Background: All infants exposed to human immunodeficiency virus (HIV) prenatally, even those who do not become infected, are at risk for developmental problems because of poverty, prenatal substance abuse, and maternal illness.
Objectives: The purpose was to describe the development of infants of mothers with HIV and to determine, using hierarchical linear models, the longitudinal effects of child characteristics, parental caregiver characteristics, family characteristics, and parenting quality on development.
Methods: Eighty-one infants born to women with HIV and their primary parental caregivers were followed-up until 18 to 24 months of age; 53 infants were always cared for by their biologic mothers, 16 were always cared for by kin or foster parents, and 12 had primary caregiver changes. Predictor variables and developmental outcomes were obtained at enrollment and 6, 12, 18, and 24 months.
Results: Mental development and adaptive behavior scores decreased over age. Infants with changes in their primary caregiver had lower motor and adaptive behavior scores than infants remaining with consistent caregivers. Higher mental, motor, and adaptive behavior scores were associated with more positive attention and more negative control, whereas better language abilities were associated only with more positive attention. Child, maternal, and family characteristics had lesser effects. HIV-infected infants and infants of mothers with more education had lower mental, motor, and adaptive behavior scores. Male gender and more family conflict were associated with lower motor and adaptive behavior scores. Infants from smaller families had lower mental scores.
Conclusions: Because both parenting quality and consistency of the primary caregiver influenced developmental outcomes, interventions with the mothers of these infants need to focus both on improving the quality of parenting and reducing the frequency of primary caregiver changes.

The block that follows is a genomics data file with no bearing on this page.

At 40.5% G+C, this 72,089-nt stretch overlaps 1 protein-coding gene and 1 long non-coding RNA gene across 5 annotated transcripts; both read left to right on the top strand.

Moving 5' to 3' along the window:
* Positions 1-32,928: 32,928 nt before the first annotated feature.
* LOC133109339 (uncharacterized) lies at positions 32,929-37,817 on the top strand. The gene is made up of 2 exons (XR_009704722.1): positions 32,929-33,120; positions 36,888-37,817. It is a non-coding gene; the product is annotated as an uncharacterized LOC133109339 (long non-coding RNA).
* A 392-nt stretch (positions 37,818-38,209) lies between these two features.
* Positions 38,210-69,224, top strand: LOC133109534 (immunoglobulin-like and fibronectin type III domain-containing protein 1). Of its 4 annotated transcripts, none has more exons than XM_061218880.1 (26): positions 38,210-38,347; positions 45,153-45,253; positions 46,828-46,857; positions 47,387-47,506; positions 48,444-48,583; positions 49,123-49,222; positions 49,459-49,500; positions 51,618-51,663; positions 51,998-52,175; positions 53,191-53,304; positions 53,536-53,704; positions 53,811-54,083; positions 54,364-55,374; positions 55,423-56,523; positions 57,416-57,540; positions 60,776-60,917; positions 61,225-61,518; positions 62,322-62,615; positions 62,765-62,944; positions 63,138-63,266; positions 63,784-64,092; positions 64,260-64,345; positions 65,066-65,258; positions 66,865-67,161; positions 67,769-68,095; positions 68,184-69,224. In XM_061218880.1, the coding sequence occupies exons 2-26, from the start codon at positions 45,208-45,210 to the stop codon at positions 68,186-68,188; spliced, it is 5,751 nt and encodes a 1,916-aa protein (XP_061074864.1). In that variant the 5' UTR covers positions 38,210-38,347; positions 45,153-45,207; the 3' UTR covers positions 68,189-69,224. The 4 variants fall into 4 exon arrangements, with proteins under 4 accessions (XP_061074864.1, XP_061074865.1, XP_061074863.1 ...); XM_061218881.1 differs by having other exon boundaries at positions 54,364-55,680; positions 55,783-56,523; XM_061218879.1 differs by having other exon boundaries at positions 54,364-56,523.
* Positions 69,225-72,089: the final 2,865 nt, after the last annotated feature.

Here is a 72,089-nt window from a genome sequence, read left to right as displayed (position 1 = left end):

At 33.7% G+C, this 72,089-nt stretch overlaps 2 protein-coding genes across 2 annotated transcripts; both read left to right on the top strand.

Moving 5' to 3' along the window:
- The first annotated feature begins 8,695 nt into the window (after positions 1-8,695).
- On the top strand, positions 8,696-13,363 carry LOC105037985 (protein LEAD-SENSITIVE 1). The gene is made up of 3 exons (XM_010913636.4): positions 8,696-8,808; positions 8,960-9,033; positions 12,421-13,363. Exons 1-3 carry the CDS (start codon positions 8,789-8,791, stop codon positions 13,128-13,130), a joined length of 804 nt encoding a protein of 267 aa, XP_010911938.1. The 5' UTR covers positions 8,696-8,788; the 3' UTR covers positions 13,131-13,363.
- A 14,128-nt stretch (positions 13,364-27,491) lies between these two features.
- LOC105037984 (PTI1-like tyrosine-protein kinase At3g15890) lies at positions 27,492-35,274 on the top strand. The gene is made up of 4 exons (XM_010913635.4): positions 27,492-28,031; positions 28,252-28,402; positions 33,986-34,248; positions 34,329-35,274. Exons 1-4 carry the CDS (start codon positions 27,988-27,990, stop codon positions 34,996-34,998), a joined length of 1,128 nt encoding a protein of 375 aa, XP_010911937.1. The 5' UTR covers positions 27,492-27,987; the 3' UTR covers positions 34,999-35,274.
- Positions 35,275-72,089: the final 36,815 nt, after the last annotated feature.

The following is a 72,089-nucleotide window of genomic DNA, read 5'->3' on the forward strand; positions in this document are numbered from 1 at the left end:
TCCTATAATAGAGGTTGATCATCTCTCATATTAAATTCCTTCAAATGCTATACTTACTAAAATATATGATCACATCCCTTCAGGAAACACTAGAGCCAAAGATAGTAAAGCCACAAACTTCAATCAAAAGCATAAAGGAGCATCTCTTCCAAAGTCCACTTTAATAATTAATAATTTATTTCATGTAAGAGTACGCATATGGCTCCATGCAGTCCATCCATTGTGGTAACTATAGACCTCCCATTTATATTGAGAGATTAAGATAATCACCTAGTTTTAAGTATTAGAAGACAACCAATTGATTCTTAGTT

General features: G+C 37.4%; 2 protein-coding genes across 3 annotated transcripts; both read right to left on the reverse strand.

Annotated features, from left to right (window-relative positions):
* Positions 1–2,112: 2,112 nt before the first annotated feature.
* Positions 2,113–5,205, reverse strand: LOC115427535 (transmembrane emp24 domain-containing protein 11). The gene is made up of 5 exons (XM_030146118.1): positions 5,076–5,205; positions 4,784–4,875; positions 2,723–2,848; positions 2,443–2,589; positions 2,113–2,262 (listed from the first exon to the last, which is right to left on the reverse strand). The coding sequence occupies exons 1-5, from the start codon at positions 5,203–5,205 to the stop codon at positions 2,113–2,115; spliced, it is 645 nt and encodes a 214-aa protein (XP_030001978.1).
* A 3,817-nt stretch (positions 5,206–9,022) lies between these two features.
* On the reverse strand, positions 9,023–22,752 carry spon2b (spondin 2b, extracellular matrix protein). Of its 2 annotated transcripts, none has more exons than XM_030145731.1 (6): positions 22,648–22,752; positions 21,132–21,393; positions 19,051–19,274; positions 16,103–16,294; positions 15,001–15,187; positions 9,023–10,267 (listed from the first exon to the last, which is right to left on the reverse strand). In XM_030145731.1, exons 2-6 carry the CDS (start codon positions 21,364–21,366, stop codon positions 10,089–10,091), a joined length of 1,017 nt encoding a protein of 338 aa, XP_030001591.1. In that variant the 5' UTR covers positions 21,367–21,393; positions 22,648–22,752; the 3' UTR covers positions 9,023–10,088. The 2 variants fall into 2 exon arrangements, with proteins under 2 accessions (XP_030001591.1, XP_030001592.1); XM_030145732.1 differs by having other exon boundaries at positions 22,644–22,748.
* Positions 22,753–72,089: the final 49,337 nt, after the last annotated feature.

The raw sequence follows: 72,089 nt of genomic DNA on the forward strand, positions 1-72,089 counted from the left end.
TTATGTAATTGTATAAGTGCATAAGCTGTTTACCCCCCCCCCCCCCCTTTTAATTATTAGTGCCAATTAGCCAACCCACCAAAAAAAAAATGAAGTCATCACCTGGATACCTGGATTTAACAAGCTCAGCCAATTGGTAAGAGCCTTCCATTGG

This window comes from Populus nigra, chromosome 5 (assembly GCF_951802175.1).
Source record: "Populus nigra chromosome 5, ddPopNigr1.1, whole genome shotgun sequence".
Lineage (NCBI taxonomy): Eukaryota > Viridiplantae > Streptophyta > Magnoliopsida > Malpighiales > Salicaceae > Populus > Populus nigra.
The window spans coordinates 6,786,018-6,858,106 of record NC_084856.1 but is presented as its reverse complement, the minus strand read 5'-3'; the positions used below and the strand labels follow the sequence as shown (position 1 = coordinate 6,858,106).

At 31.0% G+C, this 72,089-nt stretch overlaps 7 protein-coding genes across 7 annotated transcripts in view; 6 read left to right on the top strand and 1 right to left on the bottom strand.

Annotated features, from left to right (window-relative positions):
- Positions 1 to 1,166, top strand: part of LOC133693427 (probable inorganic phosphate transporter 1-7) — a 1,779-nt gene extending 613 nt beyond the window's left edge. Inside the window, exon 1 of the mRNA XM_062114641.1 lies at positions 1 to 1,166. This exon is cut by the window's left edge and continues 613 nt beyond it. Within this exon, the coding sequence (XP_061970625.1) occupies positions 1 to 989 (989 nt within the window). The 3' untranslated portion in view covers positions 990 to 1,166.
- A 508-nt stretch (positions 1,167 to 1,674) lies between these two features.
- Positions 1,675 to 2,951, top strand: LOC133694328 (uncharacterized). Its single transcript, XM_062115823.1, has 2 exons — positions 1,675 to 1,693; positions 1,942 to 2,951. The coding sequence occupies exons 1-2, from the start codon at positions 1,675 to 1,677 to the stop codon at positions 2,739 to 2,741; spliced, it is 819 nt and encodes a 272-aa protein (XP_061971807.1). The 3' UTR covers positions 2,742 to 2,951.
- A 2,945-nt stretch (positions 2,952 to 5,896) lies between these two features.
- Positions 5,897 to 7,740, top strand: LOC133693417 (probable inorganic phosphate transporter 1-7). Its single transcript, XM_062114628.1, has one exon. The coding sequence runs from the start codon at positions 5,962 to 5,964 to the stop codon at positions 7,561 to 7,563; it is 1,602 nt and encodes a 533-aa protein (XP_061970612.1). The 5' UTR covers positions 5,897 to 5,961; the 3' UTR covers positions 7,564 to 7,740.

Diane Holditch-Davis, PhD, RN, FAAN, is Professor and Director, Doctoral and Post-doctoral Program.
Margaret Shandor Miles, PhD, RN, FAAN, is Professor.
Margaret Burchinal, PhD, is Director, Design and Statistical Computing Unit, Frank Porter Graham Child Development Center.
Karen O'Donnell, PhD, is Associate Clinical Professor, Psychiatry and Pediatrics, Duke University School of Medicine, Durham, North Carolina.
Ross McKinney, MD, is Associate Professor and Division chief, Pediatric Infectious Disease, Duke University School of Medicine, Durham, North Carolina.
Wilma Lim, MD, is Clinical Associate Professor, Pediatrics, School of Medicine.
Unless otherwise noted, all authors are from the School of Nursing University of North Carolina at Chapel Hill, Chapel Hill, NC.
Accepted for publication September 9, 1999.
The authors acknowledge the support of Grants MH R01 51019, RR 0046GCRC, and NIH 2U01A127535, and P30 HD27360 from the National Institutes of Health and wish to thank Steve Magers, Statistical Programmer, Frank Porter Graham Development Center, University of North Carolina at Chapel Hill; and Joann Haggerty, Research Instructor; Tanya Kewson, Research Assistant; Sally Laliberte, Clinical Assistant Professor; Yvonne Wasilewski, Project Director and Research Assistant Professor; Susan Brunssen, Research Instructor; Charlene Krueger, Doctoral Student; and Deborah Assad Lee, Doctoral Student; all at the School of Nursing, University of North Carolina at Chapel Hill; for technical assistance.
Address reprint requests to: Diane Holditch-Davis, PhD, RN, FAAN, CB#7460 Carrington Hall, School of Nursing, The University of North Carolina at Chapel Hill, Chapel Hill, NC 27599-7460; e-mail: email@example.com